Republican Senator Collins: Muslim Ban is “Not the Right Way to Go.”
In the aftermath of Donald Trump’s outrageous tweetstorms following the recent terrorist attacks on London, a fissure may finally be developing between the Trump administration and certain Republican lawmakers over Trump’s Muslim ban.
Following both of Trump’s attempts to ban visas for Iranians and other targeted countries, nearly every single Democrat in Congress has sponsored legislation to repeal and defund the ban. But not one Republican has joined that effort and instead the President’s party has largely given its silent imprimatur for the ban. However, this is beginning to change.
Early this week, President Trump took to Twitter to express his frustrations, writing, “We need to be smart, vigilant and tough. We need the courts to give us back our rights. We need the Travel Ban as an extra level of safety!” He continued to send a barrage of tweets, stating that “the Justice Dept. should have stayed with the original Travel Ban” rather than the “watered down, politically correct version they submitted [to the Supreme Court].”
This past weekend, it was evident that Trump’s Republican colleagues are starting to break with him. Senators Roy Blunt (R-MO) and Susan Collins (R-ME) both spoke to the press this weekend, arguing that a travel ban is not the best course of action for United States security. During an appearance on “Fox News Sunday,” Senator Blunt noted, “It’s been four months since I said they needed four months to put that [extreme vetting] in place…I think you can do that without a travel ban and hopefully we are.” Similarly, while discussing the ban on “Face the Nation”, Senator Collins stated that while she supports a more rigorous vetting process, she does “believe that the very broad ban that [Trump] has proposed is not the right way to go.”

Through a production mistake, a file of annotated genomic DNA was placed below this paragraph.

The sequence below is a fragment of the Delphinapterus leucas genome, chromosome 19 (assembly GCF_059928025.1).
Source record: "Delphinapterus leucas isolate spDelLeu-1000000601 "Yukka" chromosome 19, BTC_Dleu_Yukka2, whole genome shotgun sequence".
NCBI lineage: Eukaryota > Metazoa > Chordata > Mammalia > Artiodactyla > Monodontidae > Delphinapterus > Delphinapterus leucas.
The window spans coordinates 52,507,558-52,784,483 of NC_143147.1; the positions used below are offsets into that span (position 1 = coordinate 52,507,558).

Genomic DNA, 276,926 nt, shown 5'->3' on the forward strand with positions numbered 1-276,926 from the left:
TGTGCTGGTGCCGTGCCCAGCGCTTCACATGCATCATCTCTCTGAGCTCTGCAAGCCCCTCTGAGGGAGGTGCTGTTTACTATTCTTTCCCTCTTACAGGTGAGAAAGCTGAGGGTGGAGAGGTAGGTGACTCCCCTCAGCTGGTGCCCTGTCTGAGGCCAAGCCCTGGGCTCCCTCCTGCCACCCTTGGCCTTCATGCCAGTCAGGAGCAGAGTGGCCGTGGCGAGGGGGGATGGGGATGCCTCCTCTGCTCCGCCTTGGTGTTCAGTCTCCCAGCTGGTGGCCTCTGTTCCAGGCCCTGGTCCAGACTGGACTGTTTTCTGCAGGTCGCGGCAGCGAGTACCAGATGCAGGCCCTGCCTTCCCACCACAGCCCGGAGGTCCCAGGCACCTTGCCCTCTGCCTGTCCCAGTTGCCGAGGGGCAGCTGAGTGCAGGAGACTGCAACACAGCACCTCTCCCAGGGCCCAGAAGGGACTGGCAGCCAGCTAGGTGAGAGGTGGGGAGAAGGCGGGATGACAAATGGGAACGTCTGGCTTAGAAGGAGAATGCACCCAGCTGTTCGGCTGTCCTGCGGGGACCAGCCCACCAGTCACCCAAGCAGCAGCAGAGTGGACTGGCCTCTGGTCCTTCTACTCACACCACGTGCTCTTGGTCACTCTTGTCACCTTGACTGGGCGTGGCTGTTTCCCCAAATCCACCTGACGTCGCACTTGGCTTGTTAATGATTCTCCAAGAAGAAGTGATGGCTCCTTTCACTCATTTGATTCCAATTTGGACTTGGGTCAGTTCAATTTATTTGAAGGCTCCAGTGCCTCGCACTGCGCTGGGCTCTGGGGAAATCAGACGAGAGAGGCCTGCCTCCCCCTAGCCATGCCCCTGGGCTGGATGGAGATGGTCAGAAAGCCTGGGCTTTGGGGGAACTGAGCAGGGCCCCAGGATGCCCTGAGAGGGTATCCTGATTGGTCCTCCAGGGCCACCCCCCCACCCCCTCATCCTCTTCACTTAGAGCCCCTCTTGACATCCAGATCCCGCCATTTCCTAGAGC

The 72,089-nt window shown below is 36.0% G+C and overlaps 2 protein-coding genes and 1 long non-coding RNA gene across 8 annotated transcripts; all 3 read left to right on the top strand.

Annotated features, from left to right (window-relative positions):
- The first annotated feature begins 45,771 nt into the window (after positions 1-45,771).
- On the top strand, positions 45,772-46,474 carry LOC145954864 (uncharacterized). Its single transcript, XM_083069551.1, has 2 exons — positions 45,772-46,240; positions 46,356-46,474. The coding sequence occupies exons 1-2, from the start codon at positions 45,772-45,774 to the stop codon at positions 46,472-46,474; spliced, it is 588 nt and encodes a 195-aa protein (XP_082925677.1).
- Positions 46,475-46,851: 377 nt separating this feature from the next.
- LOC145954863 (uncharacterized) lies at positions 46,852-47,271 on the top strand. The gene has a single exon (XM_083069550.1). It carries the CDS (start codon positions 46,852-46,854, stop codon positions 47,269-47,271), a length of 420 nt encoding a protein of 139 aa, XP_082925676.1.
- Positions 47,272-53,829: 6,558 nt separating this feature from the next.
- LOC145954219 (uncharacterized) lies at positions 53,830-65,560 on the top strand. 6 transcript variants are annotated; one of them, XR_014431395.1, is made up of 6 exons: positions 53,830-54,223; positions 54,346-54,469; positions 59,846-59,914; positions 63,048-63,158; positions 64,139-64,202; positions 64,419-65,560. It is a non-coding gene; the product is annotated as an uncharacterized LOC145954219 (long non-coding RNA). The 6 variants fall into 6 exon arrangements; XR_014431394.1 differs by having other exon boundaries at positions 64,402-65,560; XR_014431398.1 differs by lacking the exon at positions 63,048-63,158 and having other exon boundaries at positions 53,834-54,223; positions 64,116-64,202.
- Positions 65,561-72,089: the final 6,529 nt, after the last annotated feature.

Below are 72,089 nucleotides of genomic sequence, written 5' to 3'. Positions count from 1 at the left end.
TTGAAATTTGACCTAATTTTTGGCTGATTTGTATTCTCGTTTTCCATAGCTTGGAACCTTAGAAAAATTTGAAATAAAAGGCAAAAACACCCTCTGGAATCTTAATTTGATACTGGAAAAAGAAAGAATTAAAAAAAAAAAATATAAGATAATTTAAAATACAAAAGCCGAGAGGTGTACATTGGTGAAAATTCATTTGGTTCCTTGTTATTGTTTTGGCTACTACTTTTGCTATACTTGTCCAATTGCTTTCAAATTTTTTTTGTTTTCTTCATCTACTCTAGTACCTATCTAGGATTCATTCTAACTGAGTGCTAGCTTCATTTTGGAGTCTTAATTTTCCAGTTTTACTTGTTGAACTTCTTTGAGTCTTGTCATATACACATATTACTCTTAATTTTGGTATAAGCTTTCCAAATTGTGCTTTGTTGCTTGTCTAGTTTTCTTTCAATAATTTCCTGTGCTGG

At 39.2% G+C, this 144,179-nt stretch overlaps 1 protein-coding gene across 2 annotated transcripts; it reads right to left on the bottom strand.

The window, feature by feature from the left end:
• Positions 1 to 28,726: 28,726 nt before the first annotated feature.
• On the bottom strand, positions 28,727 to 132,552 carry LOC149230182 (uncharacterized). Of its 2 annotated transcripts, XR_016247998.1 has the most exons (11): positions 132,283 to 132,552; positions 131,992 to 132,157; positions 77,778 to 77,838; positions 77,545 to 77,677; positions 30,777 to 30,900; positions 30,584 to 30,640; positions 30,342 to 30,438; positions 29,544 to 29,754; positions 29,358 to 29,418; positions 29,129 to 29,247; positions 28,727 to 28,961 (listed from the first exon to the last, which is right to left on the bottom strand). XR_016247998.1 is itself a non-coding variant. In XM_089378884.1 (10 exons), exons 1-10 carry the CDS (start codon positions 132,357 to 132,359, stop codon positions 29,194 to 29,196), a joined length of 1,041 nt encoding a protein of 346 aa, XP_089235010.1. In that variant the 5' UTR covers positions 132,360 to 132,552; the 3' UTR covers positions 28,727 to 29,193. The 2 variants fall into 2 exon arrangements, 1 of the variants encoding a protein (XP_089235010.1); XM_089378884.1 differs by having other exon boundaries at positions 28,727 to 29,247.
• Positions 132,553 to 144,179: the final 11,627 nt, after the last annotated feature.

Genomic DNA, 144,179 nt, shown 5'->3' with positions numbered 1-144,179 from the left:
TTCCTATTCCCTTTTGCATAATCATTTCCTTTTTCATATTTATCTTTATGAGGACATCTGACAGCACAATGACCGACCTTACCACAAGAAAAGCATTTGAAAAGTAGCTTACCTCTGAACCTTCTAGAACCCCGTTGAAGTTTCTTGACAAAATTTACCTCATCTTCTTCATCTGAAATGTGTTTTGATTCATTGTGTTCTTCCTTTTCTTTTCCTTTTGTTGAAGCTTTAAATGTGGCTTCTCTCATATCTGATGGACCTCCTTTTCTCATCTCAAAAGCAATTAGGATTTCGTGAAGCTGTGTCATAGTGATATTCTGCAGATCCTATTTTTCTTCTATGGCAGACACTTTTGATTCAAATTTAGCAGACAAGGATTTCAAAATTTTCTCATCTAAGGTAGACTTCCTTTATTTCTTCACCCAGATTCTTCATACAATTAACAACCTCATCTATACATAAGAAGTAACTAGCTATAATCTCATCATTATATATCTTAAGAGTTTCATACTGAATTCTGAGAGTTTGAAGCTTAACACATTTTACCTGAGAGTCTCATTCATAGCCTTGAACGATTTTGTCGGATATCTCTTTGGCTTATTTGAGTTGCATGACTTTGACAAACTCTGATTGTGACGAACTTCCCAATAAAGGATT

Collins has voiced her opposition to Trump and his policies since before the election. In January, she asserted that “there should never, never be a religious test for refugee status and people practicing a particular religion should not be subject to a higher burden of proof than those who adhere to another religion,” and referred to the policy as “likely unconstitutional.” But many in the Republican caucus expressed opposition during the presidential campaign to Trump’s calls for a Muslim ban. Everyone from Paul Ryan to Mike Pence criticized Trump’s pledge to ban Muslims as a candidate, but most have changed their tune since he was elected.
These new statements illustrate that perhaps we are approaching a breaking point and, at least for some Republicans, they have had enough. Still, while these comments against the ban are a step in the right direction, no Republican has supported legislative action to actually halt the ban. And they have not yet said anything about the administration’s effort to create a framework to systematically discriminate against Muslims – effectively a “backdoor” Muslim ban that is being put in place.
The existing vetting process for obtaining a US immigration visa is already highly extensive and can take months to complete. Trump’s new “extreme vetting” proposal now in place aims to correct this allegedly inadequate system by ensuring that all new immigrants “share our values.” This includes measures such as providing five years worth of social media history. Since the president has made it clear that he believes “there is no real assimilation” with Muslim immigrants, this extreme vetting program seems to serve as a means to drive down the number of people from a Muslim background in the United States, rather than keeping out terrorists. It is imperative that congressional Republicans and Democrats alike ensure that extreme vetting is not used as a cover for reaching the same ends as the travel ban.